A MAN in a bar has antlers grow unexpectedly from his forehead. While you’re digesting that, a woman’s mind wanders as she’s subjected to terrible rock music while taking an MRI scan.
A kid can move mountains with his mind but would rather play Playstation, while a cheery piece of marshmallow goes for a doomed walk along the beach.
All these, and more, can be found in Dirty Rotten Comics, a compendium of contemporary small-press gems.
Its latest issue combines offerings by well-known cartoonists — if you’re a Private Eye or Viz regular, you’ll recognise some styles on display — to the much less well established.
The strips veer from the heartfelt, silly and surreal, or — as is the case with James Gifford’s Soup — the uncomfortably brutal.
Sometimes a submission simply concerns a mysterious cube playing the banjo — always funny — while a few pages further back there’s a beautifully drawn story of waiting and reunion.
Anxiety, foodbanks, middle-class guilt, the mania of 24-hour news — there’s a lot going on here, even if it sometimes appears in the form of, say, a psychotic Punch and Judy show.
If clipboard-wielding aliens from the future stumbled upon this compendium amid assorted space detritus, they would conclude that non-Establishment comics in 2015 were in rude health.
Kirk Campbell and Gary Clap, co-editors of Dirty Rotten Comics, wouldn’t disagree: “Shelf space in independent book shops around the country is being given over to more and more work from independent publishers.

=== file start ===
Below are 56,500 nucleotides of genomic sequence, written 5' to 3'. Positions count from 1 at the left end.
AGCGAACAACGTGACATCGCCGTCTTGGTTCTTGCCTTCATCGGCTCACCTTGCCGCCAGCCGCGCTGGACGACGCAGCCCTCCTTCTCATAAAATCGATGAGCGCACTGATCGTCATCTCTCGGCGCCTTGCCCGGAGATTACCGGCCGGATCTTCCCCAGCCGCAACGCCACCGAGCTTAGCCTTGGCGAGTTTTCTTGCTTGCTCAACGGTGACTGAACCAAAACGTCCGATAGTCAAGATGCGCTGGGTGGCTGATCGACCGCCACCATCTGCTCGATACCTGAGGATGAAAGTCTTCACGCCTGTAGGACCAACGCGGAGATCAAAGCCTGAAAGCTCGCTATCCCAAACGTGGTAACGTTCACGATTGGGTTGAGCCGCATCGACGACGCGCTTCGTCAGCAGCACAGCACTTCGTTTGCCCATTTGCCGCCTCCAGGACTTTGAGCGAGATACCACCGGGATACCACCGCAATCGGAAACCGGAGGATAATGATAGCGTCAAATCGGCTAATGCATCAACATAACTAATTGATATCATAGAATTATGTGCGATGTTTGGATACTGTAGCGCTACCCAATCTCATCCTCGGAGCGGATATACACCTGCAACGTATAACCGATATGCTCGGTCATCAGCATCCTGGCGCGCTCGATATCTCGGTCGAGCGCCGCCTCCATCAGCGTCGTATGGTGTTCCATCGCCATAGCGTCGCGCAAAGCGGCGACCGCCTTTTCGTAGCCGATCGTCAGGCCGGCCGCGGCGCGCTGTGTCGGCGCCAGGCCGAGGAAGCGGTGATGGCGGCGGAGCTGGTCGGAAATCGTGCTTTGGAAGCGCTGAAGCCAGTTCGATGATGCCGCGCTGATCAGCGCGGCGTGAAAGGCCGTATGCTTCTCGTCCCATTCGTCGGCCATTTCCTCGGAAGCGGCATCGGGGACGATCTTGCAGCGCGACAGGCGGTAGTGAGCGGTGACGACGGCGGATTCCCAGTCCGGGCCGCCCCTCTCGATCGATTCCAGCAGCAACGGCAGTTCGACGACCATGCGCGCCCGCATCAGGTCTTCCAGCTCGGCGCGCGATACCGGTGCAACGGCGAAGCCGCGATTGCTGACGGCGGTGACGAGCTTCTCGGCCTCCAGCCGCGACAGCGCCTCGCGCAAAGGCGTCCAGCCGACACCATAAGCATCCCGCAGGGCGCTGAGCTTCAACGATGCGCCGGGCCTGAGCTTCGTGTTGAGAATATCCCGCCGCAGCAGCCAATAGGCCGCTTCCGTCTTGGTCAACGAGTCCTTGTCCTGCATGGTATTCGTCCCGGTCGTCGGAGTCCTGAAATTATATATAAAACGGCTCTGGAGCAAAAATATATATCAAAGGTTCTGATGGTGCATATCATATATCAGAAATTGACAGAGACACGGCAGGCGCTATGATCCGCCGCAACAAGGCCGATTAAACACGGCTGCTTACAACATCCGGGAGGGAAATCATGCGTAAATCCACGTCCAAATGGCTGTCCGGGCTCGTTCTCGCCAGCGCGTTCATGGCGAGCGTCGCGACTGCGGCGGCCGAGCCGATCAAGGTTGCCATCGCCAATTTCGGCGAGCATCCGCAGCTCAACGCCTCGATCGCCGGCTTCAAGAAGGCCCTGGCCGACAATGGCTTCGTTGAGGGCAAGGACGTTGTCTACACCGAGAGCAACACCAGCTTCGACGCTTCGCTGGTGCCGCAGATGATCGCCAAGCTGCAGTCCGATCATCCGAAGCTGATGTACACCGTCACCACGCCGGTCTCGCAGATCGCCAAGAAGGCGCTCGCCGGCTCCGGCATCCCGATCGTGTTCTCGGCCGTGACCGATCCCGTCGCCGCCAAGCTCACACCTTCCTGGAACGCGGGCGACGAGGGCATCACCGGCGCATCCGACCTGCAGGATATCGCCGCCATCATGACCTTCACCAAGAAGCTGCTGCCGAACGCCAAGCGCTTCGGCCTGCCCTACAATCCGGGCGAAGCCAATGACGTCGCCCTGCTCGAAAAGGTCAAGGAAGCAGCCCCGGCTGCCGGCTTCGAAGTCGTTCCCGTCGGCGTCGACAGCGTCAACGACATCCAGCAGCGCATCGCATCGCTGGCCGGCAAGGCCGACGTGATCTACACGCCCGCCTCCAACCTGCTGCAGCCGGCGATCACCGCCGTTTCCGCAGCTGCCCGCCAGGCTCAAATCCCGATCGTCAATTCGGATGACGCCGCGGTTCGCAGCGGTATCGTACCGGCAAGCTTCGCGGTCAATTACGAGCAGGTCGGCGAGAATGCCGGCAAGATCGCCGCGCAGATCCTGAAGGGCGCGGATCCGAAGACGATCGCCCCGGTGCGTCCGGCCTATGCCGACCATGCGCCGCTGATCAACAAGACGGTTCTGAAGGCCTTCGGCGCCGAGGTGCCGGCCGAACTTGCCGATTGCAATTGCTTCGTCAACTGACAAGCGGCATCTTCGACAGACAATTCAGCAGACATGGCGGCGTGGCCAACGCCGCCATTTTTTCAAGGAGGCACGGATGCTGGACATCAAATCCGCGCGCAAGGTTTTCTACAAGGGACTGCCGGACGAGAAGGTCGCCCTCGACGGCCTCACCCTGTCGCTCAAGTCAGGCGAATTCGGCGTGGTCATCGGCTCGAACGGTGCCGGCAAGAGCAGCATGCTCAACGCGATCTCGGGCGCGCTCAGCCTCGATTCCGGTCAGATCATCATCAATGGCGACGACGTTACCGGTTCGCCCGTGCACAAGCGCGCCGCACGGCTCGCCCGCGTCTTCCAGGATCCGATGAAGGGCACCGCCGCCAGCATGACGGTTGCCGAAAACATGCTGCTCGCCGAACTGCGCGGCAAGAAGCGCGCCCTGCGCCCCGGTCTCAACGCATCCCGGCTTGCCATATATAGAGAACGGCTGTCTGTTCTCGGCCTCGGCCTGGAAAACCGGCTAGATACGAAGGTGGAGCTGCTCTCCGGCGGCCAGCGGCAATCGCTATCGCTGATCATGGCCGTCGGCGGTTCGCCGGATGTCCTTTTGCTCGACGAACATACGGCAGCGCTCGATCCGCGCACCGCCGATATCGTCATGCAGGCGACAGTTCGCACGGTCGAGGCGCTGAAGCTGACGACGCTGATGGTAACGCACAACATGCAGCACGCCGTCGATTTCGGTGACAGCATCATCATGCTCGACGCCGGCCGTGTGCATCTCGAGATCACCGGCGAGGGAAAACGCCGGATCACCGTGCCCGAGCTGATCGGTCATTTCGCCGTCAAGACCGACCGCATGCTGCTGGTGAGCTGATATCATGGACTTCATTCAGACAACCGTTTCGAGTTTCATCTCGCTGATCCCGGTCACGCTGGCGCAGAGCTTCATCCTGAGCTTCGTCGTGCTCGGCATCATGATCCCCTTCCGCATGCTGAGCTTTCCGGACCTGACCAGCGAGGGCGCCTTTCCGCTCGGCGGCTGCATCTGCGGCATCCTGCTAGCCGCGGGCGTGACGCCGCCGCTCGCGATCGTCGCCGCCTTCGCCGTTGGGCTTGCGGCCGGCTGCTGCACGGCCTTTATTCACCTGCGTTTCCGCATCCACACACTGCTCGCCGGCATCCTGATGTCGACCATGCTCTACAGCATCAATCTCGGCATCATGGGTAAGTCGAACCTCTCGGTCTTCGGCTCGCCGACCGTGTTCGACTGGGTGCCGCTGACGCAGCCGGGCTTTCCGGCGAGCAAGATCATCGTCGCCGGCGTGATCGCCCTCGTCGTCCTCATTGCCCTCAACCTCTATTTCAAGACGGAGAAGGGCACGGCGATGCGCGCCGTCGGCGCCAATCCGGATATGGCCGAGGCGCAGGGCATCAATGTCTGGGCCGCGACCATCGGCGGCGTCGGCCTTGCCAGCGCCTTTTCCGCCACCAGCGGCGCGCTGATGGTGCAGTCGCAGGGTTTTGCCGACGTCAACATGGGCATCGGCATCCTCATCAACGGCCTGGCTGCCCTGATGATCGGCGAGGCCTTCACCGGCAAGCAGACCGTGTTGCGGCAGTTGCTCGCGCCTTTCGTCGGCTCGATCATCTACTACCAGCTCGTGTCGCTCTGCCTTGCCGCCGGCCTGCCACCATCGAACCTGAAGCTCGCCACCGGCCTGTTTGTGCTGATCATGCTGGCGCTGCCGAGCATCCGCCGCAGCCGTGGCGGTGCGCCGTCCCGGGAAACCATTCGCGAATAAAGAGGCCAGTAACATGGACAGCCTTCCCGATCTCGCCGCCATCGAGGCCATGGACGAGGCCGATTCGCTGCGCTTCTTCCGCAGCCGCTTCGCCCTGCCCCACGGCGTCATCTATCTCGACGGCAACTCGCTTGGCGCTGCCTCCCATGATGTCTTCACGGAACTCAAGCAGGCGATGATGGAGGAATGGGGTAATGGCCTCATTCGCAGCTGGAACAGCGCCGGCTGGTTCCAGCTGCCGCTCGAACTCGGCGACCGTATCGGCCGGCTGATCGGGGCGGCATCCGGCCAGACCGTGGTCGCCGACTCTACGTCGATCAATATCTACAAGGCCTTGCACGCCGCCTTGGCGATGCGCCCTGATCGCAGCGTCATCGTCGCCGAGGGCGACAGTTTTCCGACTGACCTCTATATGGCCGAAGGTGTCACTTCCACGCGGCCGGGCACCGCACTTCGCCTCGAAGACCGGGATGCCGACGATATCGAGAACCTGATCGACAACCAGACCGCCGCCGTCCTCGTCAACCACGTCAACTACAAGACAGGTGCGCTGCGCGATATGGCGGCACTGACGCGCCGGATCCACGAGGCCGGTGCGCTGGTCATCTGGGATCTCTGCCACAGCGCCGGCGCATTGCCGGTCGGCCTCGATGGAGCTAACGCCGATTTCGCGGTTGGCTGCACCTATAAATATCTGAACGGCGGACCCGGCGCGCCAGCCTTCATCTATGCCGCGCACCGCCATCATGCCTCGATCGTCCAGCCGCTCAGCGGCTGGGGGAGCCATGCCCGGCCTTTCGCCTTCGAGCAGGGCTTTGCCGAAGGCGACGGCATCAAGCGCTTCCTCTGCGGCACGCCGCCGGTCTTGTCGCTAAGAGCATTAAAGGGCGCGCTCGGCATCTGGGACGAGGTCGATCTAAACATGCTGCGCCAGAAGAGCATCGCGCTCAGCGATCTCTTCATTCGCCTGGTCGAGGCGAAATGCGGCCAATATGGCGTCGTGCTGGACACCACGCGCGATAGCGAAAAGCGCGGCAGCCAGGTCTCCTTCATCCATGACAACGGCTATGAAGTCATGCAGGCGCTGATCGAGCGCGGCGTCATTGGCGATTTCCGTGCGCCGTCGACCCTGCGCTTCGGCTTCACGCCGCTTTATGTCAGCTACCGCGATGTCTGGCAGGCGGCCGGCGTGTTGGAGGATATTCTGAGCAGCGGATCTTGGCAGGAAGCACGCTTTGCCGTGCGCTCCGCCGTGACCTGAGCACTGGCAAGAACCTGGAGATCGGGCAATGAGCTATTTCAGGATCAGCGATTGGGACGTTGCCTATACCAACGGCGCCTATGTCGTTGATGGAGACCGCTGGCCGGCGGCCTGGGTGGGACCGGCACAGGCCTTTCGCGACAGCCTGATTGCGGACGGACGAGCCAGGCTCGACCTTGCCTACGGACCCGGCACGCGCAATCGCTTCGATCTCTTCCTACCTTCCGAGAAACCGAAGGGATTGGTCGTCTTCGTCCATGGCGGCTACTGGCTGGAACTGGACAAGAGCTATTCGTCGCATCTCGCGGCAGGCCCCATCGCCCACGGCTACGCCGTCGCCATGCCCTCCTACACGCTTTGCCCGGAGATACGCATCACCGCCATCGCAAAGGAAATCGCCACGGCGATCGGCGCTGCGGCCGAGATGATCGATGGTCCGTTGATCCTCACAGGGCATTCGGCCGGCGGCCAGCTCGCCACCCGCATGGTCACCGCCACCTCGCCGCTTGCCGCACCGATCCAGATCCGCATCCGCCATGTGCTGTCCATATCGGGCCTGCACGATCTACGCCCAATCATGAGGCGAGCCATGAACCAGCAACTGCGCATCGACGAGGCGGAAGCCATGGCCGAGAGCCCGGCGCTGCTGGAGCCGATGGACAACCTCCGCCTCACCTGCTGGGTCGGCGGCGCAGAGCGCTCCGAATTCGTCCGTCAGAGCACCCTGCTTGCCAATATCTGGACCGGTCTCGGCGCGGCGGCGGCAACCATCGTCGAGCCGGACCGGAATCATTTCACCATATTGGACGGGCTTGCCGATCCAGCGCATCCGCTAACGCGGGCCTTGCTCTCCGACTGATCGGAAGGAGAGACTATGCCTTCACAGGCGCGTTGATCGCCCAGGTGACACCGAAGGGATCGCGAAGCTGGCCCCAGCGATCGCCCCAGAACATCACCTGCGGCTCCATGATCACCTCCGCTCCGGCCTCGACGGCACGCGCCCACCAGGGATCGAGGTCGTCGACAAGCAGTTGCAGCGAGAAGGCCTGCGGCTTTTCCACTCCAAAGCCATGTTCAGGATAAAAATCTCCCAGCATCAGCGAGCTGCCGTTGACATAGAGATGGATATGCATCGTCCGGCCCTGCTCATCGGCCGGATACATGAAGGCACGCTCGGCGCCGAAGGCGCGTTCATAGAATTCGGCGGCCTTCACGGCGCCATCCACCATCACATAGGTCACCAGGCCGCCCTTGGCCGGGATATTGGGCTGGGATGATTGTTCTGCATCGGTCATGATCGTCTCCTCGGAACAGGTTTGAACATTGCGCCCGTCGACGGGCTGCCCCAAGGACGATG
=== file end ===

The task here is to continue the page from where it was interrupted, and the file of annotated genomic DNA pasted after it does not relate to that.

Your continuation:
“Flagship stores such as Page 45 in Nottingham and Gosh! Comics in Soho have entire walls dedicated to their small-press sections and give whole window displays over to the work of independents such as SelfMadeHero and NoBrow Press.
“The demand from the paying public for more home-grown comickers is indicative of a revival that is taking place largely away from the media spotlight.
“If you stepped into a comic convention seven years ago, it would have been in some dingy hall of a red-brick university. The bulk of exhibitors would have been mostly male, many of whom were producing longer-form sci-fi narratives or fantasy works. The quality was high, but the audience was small.
“The landscape today really is shifting further and further away from the stereotype of superhero nerds in ill-fitting trousers to more worldly young professionals or illustration graduates.”
My feeling, based partly on the experience of a cartoonist friend who started out making web comics, was that the internet and social media had actually helped the rise of DIY comics, in the way it’s helped the feminist zine scene I wrote about a few weeks ago.
But Campbell and Clap, whose opinions have fused together into single co-authored quotes like some kind of genetic experiment gone wrong, aren’t so sure.
“It seems that people are reaching saturation point with the always-online modern culture, and there’s something of a shift back toward traditional means of self-expression.
“People’s interaction with the world has become so devalued by social media, where thoughts and feelings are restricted by word limits and validated by a ‘like’ button.”
It’s not a world I’m particularly familiar with, save popping along to the odd convention in support of my friend. But they seem a friendly and supportive bunch.
“The British comics community is very inclusive and accepting and there’s a strong solidarity between artists and audience,” they tell me.
“The disenfranchised can find their voice in comics because so many people are willing to pay attention. Those with no other way of getting their voice heard can sketch a strip or staple a zine, head down to a comics convention or alternative press fair and get that human-to-human validation and connection.
“It’s a social movement without a top-down structure. You don’t need someone to grant you the space to perform or give you access to the means of production. It all starts in the bedroom, with an idea and a printer.”